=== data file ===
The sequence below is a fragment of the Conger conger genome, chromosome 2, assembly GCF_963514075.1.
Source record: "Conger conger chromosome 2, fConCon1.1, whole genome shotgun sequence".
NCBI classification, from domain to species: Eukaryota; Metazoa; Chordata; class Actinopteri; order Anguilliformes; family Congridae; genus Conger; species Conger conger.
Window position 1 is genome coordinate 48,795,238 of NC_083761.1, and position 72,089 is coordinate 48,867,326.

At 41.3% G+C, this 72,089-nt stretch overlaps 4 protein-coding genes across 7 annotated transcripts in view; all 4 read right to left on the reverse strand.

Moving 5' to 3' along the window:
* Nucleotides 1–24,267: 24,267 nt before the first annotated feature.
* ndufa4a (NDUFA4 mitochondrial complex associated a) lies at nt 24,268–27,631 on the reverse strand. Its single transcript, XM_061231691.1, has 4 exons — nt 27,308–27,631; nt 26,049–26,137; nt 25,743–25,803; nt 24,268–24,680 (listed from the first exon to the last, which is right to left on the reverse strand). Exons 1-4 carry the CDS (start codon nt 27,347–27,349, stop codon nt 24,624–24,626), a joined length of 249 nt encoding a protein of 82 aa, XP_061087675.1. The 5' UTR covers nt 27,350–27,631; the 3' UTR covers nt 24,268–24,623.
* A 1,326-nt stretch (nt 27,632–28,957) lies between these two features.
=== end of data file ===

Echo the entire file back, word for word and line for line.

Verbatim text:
The sequence below is a fragment of the Conger conger genome, chromosome 2, assembly GCF_963514075.1.
Source record: "Conger conger chromosome 2, fConCon1.1, whole genome shotgun sequence".
NCBI classification, from domain to species: Eukaryota; Metazoa; Chordata; class Actinopteri; order Anguilliformes; family Congridae; genus Conger; species Conger conger.
Window position 1 is genome coordinate 48,795,238 of NC_083761.1, and position 72,089 is coordinate 48,867,326.

At 41.3% G+C, this 72,089-nt stretch overlaps 4 protein-coding genes across 7 annotated transcripts in view; all 4 read right to left on the reverse strand.

Moving 5' to 3' along the window:
* Nucleotides 1–24,267: 24,267 nt before the first annotated feature.
* ndufa4a (NDUFA4 mitochondrial complex associated a) lies at nt 24,268–27,631 on the reverse strand. Its single transcript, XM_061231691.1, has 4 exons — nt 27,308–27,631; nt 26,049–26,137; nt 25,743–25,803; nt 24,268–24,680 (listed from the first exon to the last, which is right to left on the reverse strand). Exons 1-4 carry the CDS (start codon nt 27,347–27,349, stop codon nt 24,624–24,626), a joined length of 249 nt encoding a protein of 82 aa, XP_061087675.1. The 5' UTR covers nt 27,350–27,631; the 3' UTR covers nt 24,268–24,623.
* A 1,326-nt stretch (nt 27,632–28,957) lies between these two features.